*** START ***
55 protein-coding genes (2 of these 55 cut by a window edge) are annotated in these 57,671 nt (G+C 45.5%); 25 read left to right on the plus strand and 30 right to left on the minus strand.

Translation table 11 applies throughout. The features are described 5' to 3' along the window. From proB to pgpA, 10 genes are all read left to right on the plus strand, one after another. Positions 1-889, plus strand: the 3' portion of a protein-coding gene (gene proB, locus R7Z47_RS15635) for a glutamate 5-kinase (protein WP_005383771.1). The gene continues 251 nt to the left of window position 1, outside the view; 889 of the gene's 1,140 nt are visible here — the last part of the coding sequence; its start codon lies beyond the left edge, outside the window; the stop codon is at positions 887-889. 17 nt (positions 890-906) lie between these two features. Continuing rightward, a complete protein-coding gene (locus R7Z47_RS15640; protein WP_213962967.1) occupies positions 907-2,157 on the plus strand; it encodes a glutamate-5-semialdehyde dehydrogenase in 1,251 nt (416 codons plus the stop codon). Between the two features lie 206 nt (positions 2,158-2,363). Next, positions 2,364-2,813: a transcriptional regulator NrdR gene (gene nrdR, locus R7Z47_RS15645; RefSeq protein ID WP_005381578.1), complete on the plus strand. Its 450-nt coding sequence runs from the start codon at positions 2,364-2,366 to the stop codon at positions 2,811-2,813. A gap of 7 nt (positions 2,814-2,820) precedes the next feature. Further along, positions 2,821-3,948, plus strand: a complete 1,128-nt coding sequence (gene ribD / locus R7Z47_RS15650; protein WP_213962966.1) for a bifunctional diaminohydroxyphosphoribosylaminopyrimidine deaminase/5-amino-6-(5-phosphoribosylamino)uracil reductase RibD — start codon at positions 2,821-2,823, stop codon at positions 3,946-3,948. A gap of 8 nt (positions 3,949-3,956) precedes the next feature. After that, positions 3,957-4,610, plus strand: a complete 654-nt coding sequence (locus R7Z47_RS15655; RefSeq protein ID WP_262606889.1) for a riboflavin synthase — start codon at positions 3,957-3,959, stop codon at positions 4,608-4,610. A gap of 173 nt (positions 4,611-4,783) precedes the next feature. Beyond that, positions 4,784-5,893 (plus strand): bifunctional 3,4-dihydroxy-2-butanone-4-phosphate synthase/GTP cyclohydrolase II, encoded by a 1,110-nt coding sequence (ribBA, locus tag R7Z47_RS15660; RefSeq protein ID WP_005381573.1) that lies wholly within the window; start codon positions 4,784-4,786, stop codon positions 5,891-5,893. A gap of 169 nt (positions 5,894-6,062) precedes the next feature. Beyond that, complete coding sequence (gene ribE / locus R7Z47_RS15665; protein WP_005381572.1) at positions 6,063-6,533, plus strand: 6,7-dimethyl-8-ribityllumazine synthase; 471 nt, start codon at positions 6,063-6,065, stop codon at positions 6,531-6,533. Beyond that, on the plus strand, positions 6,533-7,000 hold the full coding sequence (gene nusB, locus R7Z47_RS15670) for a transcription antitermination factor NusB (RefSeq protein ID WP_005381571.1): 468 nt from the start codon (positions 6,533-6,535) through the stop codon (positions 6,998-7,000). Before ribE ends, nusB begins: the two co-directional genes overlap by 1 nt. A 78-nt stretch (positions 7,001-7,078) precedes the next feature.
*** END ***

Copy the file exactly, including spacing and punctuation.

55 protein-coding genes (2 of these 55 cut by a window edge) are annotated in these 57,671 nt (G+C 45.5%); 25 read left to right on the plus strand and 30 right to left on the minus strand.

Translation table 11 applies throughout. The features are described 5' to 3' along the window. From proB to pgpA, 10 genes are all read left to right on the plus strand, one after another. Positions 1-889, plus strand: the 3' portion of a protein-coding gene (gene proB, locus R7Z47_RS15635) for a glutamate 5-kinase (protein WP_005383771.1). The gene continues 251 nt to the left of window position 1, outside the view; 889 of the gene's 1,140 nt are visible here — the last part of the coding sequence; its start codon lies beyond the left edge, outside the window; the stop codon is at positions 887-889. 17 nt (positions 890-906) lie between these two features. Continuing rightward, a complete protein-coding gene (locus R7Z47_RS15640; protein WP_213962967.1) occupies positions 907-2,157 on the plus strand; it encodes a glutamate-5-semialdehyde dehydrogenase in 1,251 nt (416 codons plus the stop codon). Between the two features lie 206 nt (positions 2,158-2,363). Next, positions 2,364-2,813: a transcriptional regulator NrdR gene (gene nrdR, locus R7Z47_RS15645; RefSeq protein ID WP_005381578.1), complete on the plus strand. Its 450-nt coding sequence runs from the start codon at positions 2,364-2,366 to the stop codon at positions 2,811-2,813. A gap of 7 nt (positions 2,814-2,820) precedes the next feature. Further along, positions 2,821-3,948, plus strand: a complete 1,128-nt coding sequence (gene ribD / locus R7Z47_RS15650; protein WP_213962966.1) for a bifunctional diaminohydroxyphosphoribosylaminopyrimidine deaminase/5-amino-6-(5-phosphoribosylamino)uracil reductase RibD — start codon at positions 2,821-2,823, stop codon at positions 3,946-3,948. A gap of 8 nt (positions 3,949-3,956) precedes the next feature. After that, positions 3,957-4,610, plus strand: a complete 654-nt coding sequence (locus R7Z47_RS15655; RefSeq protein ID WP_262606889.1) for a riboflavin synthase — start codon at positions 3,957-3,959, stop codon at positions 4,608-4,610. A gap of 173 nt (positions 4,611-4,783) precedes the next feature. Beyond that, positions 4,784-5,893 (plus strand): bifunctional 3,4-dihydroxy-2-butanone-4-phosphate synthase/GTP cyclohydrolase II, encoded by a 1,110-nt coding sequence (ribBA, locus tag R7Z47_RS15660; RefSeq protein ID WP_005381573.1) that lies wholly within the window; start codon positions 4,784-4,786, stop codon positions 5,891-5,893. A gap of 169 nt (positions 5,894-6,062) precedes the next feature. Beyond that, complete coding sequence (gene ribE / locus R7Z47_RS15665; protein WP_005381572.1) at positions 6,063-6,533, plus strand: 6,7-dimethyl-8-ribityllumazine synthase; 471 nt, start codon at positions 6,063-6,065, stop codon at positions 6,531-6,533. Beyond that, on the plus strand, positions 6,533-7,000 hold the full coding sequence (gene nusB, locus R7Z47_RS15670) for a transcription antitermination factor NusB (RefSeq protein ID WP_005381571.1): 468 nt from the start codon (positions 6,533-6,535) through the stop codon (positions 6,998-7,000). Before ribE ends, nusB begins: the two co-directional genes overlap by 1 nt. A 78-nt stretch (positions 7,001-7,078) precedes the next feature.